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Assad isn't taking Ban Ki-moon's phone calls: U.N.

UNITED NATIONS (Reuters) - Syrian President Bashar al-Assad, who is facing international pressure to end a bloody crackdown on anti-government protesters, is not taking the U.N. chief’s phone calls, the United Nations said on Friday.

United Nations Secretary General Ban Ki-moon addresses diplomats at the 2011 High Level Meeting on AIDS at the UN General Assembly in the UN Headquarters in New York June 8, 2011. REUTERS/Lucas Jackson

U.N. spokesman Martin Nesirky confirmed a report by Kuwait news agency KUNA that Secretary-General Ban Ki-moon had been trying to call Assad on Thursday but was told that the president was “not available.”

He added that Ban had been trying to speak with Assad all week but was unable to get through to him.

Ban has urged Assad to end what he called “violent repression” and human rights abuses by Syrian forces, who rights groups say have killed over 1,100 civilians since March in their revolt to press demands for more political freedoms and an end to corruption and poverty.

A Syrian activist group said Syrian security forces killed 28 civilians at pro-democracy demonstrations on Friday. The figure could not be independently confirmed.

U.N. humanitarian chief Valerie Amos has asked Syria to allow a humanitarian team into the country to assess the situation. After initially agreeing to consider the request, Assad has made no move to grant it, U.N. officials say.

Separately, U.N. Security Council diplomats met again in New York on Friday in an attempt to break their deadlock on a European-drafted resolution that would not impose sanctions on Syria but would condemn it for the crackdown and suggest Syrian security forces might be guilty of crimes against humanity.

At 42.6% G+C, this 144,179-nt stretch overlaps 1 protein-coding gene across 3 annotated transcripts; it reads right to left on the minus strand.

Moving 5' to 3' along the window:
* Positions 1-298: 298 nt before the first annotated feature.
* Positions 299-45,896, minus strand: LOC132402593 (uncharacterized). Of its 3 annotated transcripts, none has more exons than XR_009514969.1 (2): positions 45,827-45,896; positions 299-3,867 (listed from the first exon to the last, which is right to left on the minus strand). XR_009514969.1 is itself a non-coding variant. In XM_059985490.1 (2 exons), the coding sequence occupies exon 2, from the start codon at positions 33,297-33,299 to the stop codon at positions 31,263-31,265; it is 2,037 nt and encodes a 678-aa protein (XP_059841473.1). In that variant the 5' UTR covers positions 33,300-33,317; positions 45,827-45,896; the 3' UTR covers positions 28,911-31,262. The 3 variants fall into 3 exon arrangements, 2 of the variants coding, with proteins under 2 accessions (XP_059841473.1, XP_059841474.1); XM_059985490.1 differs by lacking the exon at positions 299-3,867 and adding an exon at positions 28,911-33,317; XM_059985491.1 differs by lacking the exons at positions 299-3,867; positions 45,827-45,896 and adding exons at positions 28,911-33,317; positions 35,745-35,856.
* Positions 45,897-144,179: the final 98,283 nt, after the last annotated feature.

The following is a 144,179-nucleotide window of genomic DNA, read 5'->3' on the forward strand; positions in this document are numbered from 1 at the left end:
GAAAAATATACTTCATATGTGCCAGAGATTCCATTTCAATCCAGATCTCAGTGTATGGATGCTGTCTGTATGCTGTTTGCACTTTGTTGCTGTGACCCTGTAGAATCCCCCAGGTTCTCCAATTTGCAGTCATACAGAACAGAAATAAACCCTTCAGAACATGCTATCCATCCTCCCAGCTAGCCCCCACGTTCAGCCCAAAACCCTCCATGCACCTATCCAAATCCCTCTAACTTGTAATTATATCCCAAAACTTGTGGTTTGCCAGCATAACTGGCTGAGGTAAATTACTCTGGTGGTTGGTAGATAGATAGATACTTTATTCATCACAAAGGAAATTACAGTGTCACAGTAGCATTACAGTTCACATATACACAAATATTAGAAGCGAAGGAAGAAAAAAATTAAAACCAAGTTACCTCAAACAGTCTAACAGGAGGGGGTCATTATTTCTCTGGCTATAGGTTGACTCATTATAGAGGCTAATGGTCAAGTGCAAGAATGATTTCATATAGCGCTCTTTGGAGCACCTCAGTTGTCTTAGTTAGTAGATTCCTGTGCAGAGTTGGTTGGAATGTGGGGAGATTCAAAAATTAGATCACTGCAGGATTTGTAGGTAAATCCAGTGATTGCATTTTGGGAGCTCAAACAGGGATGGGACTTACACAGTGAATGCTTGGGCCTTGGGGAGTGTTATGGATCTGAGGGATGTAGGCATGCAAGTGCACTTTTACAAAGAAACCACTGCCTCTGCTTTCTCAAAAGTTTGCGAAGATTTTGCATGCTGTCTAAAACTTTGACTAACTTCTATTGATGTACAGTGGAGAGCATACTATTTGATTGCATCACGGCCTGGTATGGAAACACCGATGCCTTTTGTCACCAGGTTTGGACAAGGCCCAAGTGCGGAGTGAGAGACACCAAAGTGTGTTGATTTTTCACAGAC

Diplomats said Friday’s meeting produced no changes among the 15 Security Council members. Currently nine council members, including the draft’s sponsors Britain, France, Germany and Portugal, plan to vote for it.

They said the draft could be put to a vote next week.

Russia and China dislike the idea of any council discussion of the issue and have suggested they might use their veto power to kill the resolution. Lebanon, which has a complicated relationship to neighbor Syria, also opposes it.

India, Brazil and South Africa have also made clear they have problems with the draft, U.N. diplomats say.

The United States is not sponsoring the resolution but has made clear it supports the text. Washington, however, is not convinced that a Security Council resolution, which might be vetoed by the Russians and which Assad will almost certainly ignore, has much value, U.N. diplomats told Reuters.

Envoys said Britain and France are growing frustrated with South Africa, Brazil and India -- politically powerful developing nations with ambitions of eventually becoming permanent members of an expanded Security Council -- for resisting the idea of condemning Damascus.

A decision on Thursday by the U.N. nuclear watchdog in Vienna to report Syria to the Security Council for possible punitive action due to covert Syrian atomic work will be dealt with separately from the crackdown on protesters, envoys said.

They say that Russia will likely try to block any Western attempt to have the Security Council sanction Syria over its nuclear program.

Editing by Eric Beech